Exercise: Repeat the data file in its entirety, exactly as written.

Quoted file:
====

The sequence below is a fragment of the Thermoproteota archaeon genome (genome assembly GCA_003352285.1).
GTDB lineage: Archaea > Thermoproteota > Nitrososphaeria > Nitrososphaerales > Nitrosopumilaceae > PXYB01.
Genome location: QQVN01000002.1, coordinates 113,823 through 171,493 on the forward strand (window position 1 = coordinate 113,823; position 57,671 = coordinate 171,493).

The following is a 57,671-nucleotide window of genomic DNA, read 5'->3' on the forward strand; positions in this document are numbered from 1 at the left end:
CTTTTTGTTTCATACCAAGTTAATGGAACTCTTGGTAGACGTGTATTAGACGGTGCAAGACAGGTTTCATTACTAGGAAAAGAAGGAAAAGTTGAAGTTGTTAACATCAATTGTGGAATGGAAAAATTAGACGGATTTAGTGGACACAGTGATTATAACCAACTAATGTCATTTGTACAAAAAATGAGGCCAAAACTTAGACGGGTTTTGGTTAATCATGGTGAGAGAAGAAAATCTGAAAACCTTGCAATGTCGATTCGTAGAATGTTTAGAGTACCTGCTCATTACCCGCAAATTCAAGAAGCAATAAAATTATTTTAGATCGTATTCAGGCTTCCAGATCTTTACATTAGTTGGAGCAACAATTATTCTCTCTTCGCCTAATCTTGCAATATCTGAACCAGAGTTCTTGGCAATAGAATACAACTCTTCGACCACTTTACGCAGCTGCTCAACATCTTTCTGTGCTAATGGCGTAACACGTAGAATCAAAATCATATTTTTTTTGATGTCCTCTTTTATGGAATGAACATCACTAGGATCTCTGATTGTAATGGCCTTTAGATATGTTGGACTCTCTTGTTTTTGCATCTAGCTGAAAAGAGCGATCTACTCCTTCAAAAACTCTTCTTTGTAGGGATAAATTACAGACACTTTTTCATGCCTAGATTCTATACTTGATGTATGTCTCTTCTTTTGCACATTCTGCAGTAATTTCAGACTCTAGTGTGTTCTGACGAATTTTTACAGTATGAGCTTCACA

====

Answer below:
The sequence below is a fragment of the Thermoproteota archaeon genome (genome assembly GCA_003352285.1).
GTDB lineage: Archaea > Thermoproteota > Nitrososphaeria > Nitrososphaerales > Nitrosopumilaceae > PXYB01.
Genome location: QQVN01000002.1, coordinates 113,823 through 171,493 on the forward strand (window position 1 = coordinate 113,823; position 57,671 = coordinate 171,493).

The following is a 57,671-nucleotide window of genomic DNA, read 5'->3' on the forward strand; positions in this document are numbered from 1 at the left end:
CTTTTTGTTTCATACCAAGTTAATGGAACTCTTGGTAGACGTGTATTAGACGGTGCAAGACAGGTTTCATTACTAGGAAAAGAAGGAAAAGTTGAAGTTGTTAACATCAATTGTGGAATGGAAAAATTAGACGGATTTAGTGGACACAGTGATTATAACCAACTAATGTCATTTGTACAAAAAATGAGGCCAAAACTTAGACGGGTTTTGGTTAATCATGGTGAGAGAAGAAAATCTGAAAACCTTGCAATGTCGATTCGTAGAATGTTTAGAGTACCTGCTCATTACCCGCAAATTCAAGAAGCAATAAAATTATTTTAGATCGTATTCAGGCTTCCAGATCTTTACATTAGTTGGAGCAACAATTATTCTCTCTTCGCCTAATCTTGCAATATCTGAACCAGAGTTCTTGGCAATAGAATACAACTCTTCGACCACTTTACGCAGCTGCTCAACATCTTTCTGTGCTAATGGCGTAACACGTAGAATCAAAATCATATTTTTTTTGATGTCCTCTTTTATGGAATGAACATCACTAGGATCTCTGATTGTAATGGCCTTTAGATATGTTGGACTCTCTTGTTTTTGCATCTAGCTGAAAAGAGCGATCTACTCCTTCAAAAACTCTTCTTTGTAGGGATAAATTACAGACACTTTTTCATGCCTAGATTCTATACTTGATGTATGTCTCTTCTTTTGCACATTCTGCAGTAATTTCAGACTCTAGTGTGTTCTGACGAATTTTTACAGTATGAGCTTCACA